Because here’s the thing–listening to someone read is hard. The written word (poetry can be an exception, but too many poets fall into the same auto-deliver as their prose peers) is meant to be read. Not heard. Every time a writer verbally delivers his or her story, let’s face it, he/she is asking a lot of you. Think about it this way: how sharply perceptive can you be expected to be when the situation is a room (probably crowded) and all that is happening is a person is reading. There is no stimulation! Think about similar situations. Do you remember much of your commencement speech? When you were in a class, didn’t you immediately tune down your ears once you realized your teacher was giving a memorized lecture?

But Miller’s article is great because it sheds light on a dark, dark corner of the literary world, not because it gives answers. Perhaps there are no answers. The best part of the article is when Miller gets at the fundamentally contradictory nature of readings, stating: “while these turgid, awkward, too-often sexless events are an evil necessity, not enough people enjoy them to justify their existence.”

So we are stuck with them. But here’s something–because people will never stop pretending they are happy to be at readings, perhaps we should take the only really good thing about readings–supporting one’s friends–and adapt that idea. Perhaps it should become socially acceptable for friends to go out together and cheer for each other and their pursuits, for no particular reason. That would be way more fun, anyway.

The PW Morning Report: Tuesday, Feb. 1, 2011

Craig Morgan Teicher -- February 1st, 2011

Welcome to February!

Apple Rejects Sony Reader iOS App And…: CNN / Fortune examines the fallout and implications of Apple’s rejection of Sony’s Reader app.

LibreDigital Raises $4 Million: The digital warehousing company has raised another $4 million in funding, according to the Statesman.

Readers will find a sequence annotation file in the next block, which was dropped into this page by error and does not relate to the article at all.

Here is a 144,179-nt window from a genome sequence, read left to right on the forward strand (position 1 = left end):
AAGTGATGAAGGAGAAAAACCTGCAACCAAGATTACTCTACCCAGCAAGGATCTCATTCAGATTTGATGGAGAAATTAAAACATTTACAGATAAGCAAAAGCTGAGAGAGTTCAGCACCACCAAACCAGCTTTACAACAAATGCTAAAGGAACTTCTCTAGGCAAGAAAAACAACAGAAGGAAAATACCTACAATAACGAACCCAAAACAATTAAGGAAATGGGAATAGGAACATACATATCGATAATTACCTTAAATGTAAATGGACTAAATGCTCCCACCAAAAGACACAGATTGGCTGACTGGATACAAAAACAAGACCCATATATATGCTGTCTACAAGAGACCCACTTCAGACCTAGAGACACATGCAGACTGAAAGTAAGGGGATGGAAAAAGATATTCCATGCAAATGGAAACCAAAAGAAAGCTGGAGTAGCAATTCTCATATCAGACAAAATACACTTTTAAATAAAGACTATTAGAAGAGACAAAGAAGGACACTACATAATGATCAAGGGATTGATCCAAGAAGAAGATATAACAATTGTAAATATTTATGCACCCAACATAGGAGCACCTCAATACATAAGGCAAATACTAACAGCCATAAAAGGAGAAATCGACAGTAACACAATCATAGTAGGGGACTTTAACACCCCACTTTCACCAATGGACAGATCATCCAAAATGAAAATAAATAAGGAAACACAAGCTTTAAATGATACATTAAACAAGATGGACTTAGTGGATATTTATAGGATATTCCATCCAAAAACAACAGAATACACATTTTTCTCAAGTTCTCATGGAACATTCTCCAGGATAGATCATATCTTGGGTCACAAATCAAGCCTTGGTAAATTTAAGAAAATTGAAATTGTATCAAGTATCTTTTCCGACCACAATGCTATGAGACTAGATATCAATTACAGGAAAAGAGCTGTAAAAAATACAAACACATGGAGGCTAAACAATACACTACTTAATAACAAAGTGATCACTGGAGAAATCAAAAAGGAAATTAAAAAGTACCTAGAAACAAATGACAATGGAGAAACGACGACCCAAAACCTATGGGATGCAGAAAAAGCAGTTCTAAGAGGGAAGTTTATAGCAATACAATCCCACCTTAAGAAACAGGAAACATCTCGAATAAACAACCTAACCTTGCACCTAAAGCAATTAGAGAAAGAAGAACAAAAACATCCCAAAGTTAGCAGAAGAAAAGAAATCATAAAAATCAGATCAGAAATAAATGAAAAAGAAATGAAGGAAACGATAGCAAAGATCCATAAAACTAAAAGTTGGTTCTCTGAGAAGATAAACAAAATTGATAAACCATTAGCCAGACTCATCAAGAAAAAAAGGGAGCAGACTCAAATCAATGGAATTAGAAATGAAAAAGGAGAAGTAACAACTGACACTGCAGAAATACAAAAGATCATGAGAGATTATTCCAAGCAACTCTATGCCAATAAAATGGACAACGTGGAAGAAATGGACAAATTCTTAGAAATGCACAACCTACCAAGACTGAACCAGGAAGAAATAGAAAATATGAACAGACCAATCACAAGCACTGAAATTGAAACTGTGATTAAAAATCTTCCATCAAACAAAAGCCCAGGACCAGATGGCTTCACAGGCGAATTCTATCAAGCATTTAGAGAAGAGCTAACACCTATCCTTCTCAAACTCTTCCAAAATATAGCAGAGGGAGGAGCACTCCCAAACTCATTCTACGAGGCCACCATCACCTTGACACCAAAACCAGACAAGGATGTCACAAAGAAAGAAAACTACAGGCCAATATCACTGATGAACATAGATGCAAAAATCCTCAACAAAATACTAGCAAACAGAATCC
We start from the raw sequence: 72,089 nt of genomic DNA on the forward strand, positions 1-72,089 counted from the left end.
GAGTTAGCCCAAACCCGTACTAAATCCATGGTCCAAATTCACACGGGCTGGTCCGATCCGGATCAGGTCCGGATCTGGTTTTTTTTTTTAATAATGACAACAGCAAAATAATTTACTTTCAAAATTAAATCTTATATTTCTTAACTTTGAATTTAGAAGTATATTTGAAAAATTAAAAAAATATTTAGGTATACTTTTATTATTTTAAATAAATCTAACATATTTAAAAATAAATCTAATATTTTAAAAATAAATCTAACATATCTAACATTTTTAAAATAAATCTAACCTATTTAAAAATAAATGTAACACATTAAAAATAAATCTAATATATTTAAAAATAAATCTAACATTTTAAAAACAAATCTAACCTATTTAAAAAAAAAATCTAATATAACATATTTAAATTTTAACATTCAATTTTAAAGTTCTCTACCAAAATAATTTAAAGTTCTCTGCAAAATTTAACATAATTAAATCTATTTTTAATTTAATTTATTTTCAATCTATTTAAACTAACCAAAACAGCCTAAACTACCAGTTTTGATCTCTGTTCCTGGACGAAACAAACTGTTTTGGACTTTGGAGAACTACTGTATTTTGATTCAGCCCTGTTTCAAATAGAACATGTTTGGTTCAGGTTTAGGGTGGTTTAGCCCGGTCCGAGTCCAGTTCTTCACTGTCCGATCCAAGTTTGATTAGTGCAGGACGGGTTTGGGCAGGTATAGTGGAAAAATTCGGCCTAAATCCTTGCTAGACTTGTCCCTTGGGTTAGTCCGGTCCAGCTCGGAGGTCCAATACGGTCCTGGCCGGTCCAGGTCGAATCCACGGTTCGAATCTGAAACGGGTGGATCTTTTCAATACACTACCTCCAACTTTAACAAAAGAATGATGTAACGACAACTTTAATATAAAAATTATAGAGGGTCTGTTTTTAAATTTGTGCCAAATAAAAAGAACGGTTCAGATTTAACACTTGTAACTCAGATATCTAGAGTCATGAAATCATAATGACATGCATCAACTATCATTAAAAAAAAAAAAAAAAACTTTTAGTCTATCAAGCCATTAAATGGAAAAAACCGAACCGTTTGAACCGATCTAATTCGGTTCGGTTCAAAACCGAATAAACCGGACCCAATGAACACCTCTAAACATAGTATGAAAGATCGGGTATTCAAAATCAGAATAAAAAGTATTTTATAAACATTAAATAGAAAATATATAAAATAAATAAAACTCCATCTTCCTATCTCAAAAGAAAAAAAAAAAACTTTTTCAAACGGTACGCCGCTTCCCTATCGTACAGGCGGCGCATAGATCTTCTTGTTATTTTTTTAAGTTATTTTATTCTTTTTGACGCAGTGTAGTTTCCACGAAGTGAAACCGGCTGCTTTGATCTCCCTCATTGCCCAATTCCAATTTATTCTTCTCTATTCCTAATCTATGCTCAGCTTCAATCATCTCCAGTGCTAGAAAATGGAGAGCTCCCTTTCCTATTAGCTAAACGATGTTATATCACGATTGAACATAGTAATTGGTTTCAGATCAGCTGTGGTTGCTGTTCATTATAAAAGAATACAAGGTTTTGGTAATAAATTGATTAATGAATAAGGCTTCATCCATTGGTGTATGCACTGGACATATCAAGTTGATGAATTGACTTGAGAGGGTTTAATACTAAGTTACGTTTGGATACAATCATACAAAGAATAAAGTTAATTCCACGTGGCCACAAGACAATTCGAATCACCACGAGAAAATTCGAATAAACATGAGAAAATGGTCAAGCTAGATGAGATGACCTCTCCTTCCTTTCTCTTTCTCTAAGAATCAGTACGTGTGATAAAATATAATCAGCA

From B&N to Borders: The closing of an Encino, CA B&N has been a boon for a Sherman Oaks Borders, according to EncinoPatch.

The End of Ownership: Are e-books changing how we view book ownership? asks Good E-Reader.

31 Books in 31 Days: The National Book Critics Circle is blogging about each of its finalists between now and its awards ceremony in March.  The series starts today with poetry finalist Terrance Hayes.

Double Fallon: Jimmy Fallon will publish two books based on his Thank You Notes bit.  From WSJ.

Literary Profiling: Here’s a fun story from last week’s NYT about how and why we like the books we like, or why we say we like them on Facebook.

Seeking Salinger: A writer for the Millions goes in search of two lost Salinger stories.

The PW Morning Report: Friday, October 1, 2010

Craig Morgan Teicher -- October 1st, 2010

October showers bring…November flowers?

Granta Names 22 ‘Best of Young Spanish-Language Novelists’: Granta announced the names of the 22 Spanish-language novelists who will be featured in the next issue of the magazine, and PWxyz had ‘em first.

Franzen’s Freedom Recalled In UK: HarperCollins UK is recalling and exchanging 80,000 copies of Freedom due the fact that the novel is simply too incredible.  No, just kidding–it’s being recalled due to typesetting and copyediting errors. From the Bookseller.

Against the Agency Model: This recent article by the Editor-in-Chief of Authorlink argues that the Agency model is hurting authors.

Following Frankfurt: The Frankfurt Book Fair’s annual blog is now up and running, so you can keep up with the fair as if you were there.  Unless you are there, in which case, you can relive your Frankfurt days.

Enter Narnia (Contest): HarperCollins is sponsoring a contest to draw attention to a $100 gift edition of the complete Narnia books; the contest winner wins said fancy edition. From Aslan’s Country.

In Praise of the Paris Review: Blogger Maud Newton loves the new Paris Review, as edited by Lorin Stein.

Booktwo: A Cool Blog About the Future of Books

Craig Morgan Teicher -- September 10th, 2010

Today, the New York Times pointed to a compelling article about how WikiPedia entries are made.  The article, or post, really, came from Booktwo, a blog kept by UK-based publishing vet James Bridle, who describes himself as an enthusiast of “literature, technology and book futurism.”  In his WikiPedia post, Bridle looks closely at the way WikiPedia tracks all change made to every article, and actually bound–in 12 paper volumes!–the full records for the article on the Iraq war.

Other recent posts look at the pricing of the Tony Blair memoir, the past and future of the novel and the ways “technology, literature and sex are all bound up together.”  Bridle is opinionated and often funny.  We thought you might like to know about what he’s up to.